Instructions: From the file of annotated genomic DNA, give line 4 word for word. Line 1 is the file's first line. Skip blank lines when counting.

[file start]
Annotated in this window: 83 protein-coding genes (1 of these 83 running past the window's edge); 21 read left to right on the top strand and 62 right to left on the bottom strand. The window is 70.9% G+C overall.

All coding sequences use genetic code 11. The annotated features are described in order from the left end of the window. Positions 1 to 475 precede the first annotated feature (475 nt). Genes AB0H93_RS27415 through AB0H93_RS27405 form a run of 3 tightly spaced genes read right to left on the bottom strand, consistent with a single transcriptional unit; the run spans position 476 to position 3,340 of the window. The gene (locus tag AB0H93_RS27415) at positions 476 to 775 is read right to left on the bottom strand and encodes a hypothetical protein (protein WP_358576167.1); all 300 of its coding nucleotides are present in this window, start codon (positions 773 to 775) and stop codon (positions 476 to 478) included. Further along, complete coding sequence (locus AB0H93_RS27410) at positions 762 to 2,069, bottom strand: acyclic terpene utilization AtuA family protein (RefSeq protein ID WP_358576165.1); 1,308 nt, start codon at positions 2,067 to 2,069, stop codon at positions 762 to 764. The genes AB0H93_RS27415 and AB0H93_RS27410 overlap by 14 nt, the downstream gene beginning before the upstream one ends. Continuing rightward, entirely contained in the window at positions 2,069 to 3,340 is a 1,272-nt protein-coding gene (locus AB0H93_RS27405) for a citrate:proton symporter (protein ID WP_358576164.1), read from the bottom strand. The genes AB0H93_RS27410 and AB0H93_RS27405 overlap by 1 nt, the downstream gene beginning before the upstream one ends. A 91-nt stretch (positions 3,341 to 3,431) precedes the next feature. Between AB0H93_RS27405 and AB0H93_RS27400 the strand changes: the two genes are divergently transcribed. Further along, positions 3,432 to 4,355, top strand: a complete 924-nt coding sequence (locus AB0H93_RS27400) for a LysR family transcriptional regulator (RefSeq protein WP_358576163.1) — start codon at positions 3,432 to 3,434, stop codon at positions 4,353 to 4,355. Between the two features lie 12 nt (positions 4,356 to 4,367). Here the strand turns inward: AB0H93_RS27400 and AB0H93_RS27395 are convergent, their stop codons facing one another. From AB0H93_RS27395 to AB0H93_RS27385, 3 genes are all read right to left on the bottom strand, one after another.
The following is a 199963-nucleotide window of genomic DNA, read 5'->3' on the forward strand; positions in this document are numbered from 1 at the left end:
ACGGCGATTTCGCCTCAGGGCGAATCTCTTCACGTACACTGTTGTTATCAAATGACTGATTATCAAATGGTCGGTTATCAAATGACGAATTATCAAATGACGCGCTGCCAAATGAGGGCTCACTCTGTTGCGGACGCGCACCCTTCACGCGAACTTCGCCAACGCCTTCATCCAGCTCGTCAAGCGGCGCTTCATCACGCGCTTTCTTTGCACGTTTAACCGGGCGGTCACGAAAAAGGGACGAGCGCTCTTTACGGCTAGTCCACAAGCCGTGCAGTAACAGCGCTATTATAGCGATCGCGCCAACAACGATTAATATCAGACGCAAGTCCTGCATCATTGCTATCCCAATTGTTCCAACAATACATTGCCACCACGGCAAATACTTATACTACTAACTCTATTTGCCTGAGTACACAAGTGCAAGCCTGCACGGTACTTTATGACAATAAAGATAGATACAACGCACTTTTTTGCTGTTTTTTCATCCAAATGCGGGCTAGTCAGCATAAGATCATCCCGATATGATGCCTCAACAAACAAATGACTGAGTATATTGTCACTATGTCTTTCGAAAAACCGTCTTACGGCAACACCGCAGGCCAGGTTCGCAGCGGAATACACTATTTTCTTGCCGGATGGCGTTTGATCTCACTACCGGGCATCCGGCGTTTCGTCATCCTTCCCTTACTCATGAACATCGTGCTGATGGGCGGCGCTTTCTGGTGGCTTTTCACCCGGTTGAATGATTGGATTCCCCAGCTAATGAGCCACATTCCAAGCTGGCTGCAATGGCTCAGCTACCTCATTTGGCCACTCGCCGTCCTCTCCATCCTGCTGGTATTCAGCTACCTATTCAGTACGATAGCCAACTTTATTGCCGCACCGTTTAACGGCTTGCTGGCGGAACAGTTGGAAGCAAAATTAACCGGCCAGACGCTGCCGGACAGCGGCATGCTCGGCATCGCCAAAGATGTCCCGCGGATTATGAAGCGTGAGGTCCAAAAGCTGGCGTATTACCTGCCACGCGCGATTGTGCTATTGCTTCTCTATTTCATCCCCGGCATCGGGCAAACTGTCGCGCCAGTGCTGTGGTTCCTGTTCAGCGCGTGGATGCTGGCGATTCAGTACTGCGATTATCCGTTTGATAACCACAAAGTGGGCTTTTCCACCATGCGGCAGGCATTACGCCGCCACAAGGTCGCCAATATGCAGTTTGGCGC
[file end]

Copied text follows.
ACGGCGATTTCGCCTCAGGGCGAATCTCTTCACGTACACTGTTGTTATCAAATGACTGATTATCAAATGGTCGGTTATCAAATGACGAATTATCAAATGACGCGCTGCCAAATGAGGGCTCACTCTGTTGCGGACGCGCACCCTTCACGCGAACTTCGCCAACGCCTTCATCCAGCTCGTCAAGCGGCGCTTCATCACGCGCTTTCTTTGCACGTTTAACCGGGCGGTCACGAAAAAGGGACGAGCGCTCTTTACGGCTAGTCCACAAGCCGTGCAGTAACAGCGCTATTATAGCGATCGCGCCAACAACGATTAATATCAGACGCAAGTCCTGCATCATTGCTATCCCAATTGTTCCAACAATACATTGCCACCACGGCAAATACTTATACTACTAACTCTATTTGCCTGAGTACACAAGTGCAAGCCTGCACGGTACTTTATGACAATAAAGATAGATACAACGCACTTTTTTGCTGTTTTTTCATCCAAATGCGGGCTAGTCAGCATAAGATCATCCCGATATGATGCCTCAACAAACAAATGACTGAGTATATTGTCACTATGTCTTTCGAAAAACCGTCTTACGGCAACACCGCAGGCCAGGTTCGCAGCGGAATACACTATTTTCTTGCCGGATGGCGTTTGATCTCACTACCGGGCATCCGGCGTTTCGTCATCCTTCCCTTACTCATGAACATCGTGCTGATGGGCGGCGCTTTCTGGTGGCTTTTCACCCGGTTGAATGATTGGATTCCCCAGCTAATGAGCCACATTCCAAGCTGGCTGCAATGGCTCAGCTACCTCATTTGGCCACTCGCCGTCCTCTCCATCCTGCTGGTATTCAGCTACCTATTCAGTACGATAGCCAACTTTATTGCCGCACCGTTTAACGGCTTGCTGGCGGAACAGTTGGAAGCAAAATTAACCGGCCAGACGCTGCCGGACAGCGGCATGCTCGGCATCGCCAAAGATGTCCCGCGGATTATGAAGCGTGAGGTCCAAAAGCTGGCGTATTACCTGCCACGCGCGATTGTGCTATTGCTTCTCTATTTCATCCCCGGCATCGGGCAAACTGTCGCGCCAGTGCTGTGGTTCCTGTTCAGCGCGTGGATGCTGGCGATTCAGTACTGCGATTATCCGTTTGATAACCACAAAGTGGGCTTTTCCACCATGCGGCAGGCATTACGCCGCCACAAGGTCGCCAATATGCAGTTTGGCGC